Need a daily fix of judicial nomination, confirmation, and vacancy information? Click here for continuing updates on the status of all federal judicial nominees.

Or, keep an eye on our list for updates on federal judicial nominations.

Hello, gentle readers! We resume our travels through federal judicial history via TWA flight and, oh my, is that a space race going on? Today’s edition of Bold Justice highlights President John F. Kennedy’s (D) federal judicial nominees from 1961 to 1963.


One hundred twenty-five of President Kennedy’s judicial nominees were confirmed. The U.S. Senate did not vote on 23 of the nominees. Among the most notable appointees were Supreme Court Justices Arthur Goldberg and Byron White. Both justices were nominated and commissioned in 1962.

President Kennedy’s first Article III appointee was confirmed on March 3, 1961—Judge William McRae to the U.S. District Court for the Southern District of Florida. By the end of his first year in office, 56 of Kennedy’s nominees had been confirmed–11 to U.S. circuit court judgeships and 45 to U.S. district court seats. Kennedy averaged 44 judicial appointments per year. For comparison, President Jimmy Carter (D) had the highest average from 1901 to 2021 with 65.5 appointments per year.

We’ll be back on July 12 with a new edition of Bold Justice. Until then, gaveling out! 

Contributions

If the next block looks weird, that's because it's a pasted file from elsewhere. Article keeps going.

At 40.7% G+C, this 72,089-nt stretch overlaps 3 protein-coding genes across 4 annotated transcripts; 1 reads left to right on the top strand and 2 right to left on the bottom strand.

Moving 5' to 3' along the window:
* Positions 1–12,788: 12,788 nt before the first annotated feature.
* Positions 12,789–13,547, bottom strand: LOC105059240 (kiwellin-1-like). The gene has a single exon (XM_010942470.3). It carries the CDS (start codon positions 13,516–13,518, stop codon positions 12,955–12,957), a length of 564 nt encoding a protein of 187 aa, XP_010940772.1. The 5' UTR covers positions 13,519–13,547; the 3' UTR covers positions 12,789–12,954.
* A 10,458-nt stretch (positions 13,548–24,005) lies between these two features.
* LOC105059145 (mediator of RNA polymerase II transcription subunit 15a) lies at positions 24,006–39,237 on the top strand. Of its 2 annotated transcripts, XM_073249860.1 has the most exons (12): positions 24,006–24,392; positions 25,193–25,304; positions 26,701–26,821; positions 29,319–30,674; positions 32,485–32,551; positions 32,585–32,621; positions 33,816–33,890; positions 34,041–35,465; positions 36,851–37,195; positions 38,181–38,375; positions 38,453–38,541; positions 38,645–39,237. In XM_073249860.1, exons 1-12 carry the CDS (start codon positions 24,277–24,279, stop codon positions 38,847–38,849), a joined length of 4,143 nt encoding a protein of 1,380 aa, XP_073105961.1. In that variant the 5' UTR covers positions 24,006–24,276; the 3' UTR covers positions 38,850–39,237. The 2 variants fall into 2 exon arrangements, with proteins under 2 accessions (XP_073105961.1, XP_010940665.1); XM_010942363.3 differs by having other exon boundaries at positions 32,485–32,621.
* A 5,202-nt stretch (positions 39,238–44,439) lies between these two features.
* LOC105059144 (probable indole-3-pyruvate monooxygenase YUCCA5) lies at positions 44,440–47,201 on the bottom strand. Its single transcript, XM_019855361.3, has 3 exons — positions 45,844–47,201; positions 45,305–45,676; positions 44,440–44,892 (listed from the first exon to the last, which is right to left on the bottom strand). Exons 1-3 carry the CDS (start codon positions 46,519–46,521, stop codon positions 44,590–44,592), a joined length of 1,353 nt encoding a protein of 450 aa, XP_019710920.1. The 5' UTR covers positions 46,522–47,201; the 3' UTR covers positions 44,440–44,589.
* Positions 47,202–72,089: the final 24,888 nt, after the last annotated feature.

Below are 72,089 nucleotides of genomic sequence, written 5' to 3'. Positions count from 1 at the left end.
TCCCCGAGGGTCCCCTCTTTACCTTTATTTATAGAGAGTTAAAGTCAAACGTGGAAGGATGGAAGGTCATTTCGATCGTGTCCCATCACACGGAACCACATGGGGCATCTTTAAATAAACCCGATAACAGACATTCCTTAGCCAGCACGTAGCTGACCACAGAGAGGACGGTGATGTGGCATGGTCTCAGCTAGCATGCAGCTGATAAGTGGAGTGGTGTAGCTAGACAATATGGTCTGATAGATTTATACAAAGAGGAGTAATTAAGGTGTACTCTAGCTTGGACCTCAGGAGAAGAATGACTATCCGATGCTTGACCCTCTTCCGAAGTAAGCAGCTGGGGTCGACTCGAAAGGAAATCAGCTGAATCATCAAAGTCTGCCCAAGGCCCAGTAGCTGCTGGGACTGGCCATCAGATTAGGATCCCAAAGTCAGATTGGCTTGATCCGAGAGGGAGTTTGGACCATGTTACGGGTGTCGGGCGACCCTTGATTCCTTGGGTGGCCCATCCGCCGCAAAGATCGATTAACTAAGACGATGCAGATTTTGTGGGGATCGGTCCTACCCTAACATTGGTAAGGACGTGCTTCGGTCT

Kate Carsella compiled and edited this newsletter, with contributions from Brittony Maag, Jace Lington, and Sara Reynolds.



Senate expected to vote today on first Biden judicial appointments

Welcome to the Monday, June 7, Brew. Here’s what’s in store for you as you start your day:

  1. Senate set to confirm first federal judges appointed by President Biden
  2. COVID-19 policy changes and events one year ago this week
  3. Noah Valenstein resigns as secretary of Florida’s Department of Environmental Protection

Senate set to confirm first federal judges appointed by President Biden

The Senate is expected to vote on the confirmation of Julien Xavier Neals and Regina Rodriguez to federal district court judgeships in New Jersey and Colorado, respectively. Both were part of President Joe Biden’s (D) initial group of 10 judicial nominations announced in March. Xavier Neals and Rodriguez were nominated to federal judgeships by President Barack Obama (D), and both nominations were returned when the 114th Congress adjourned in January 2017.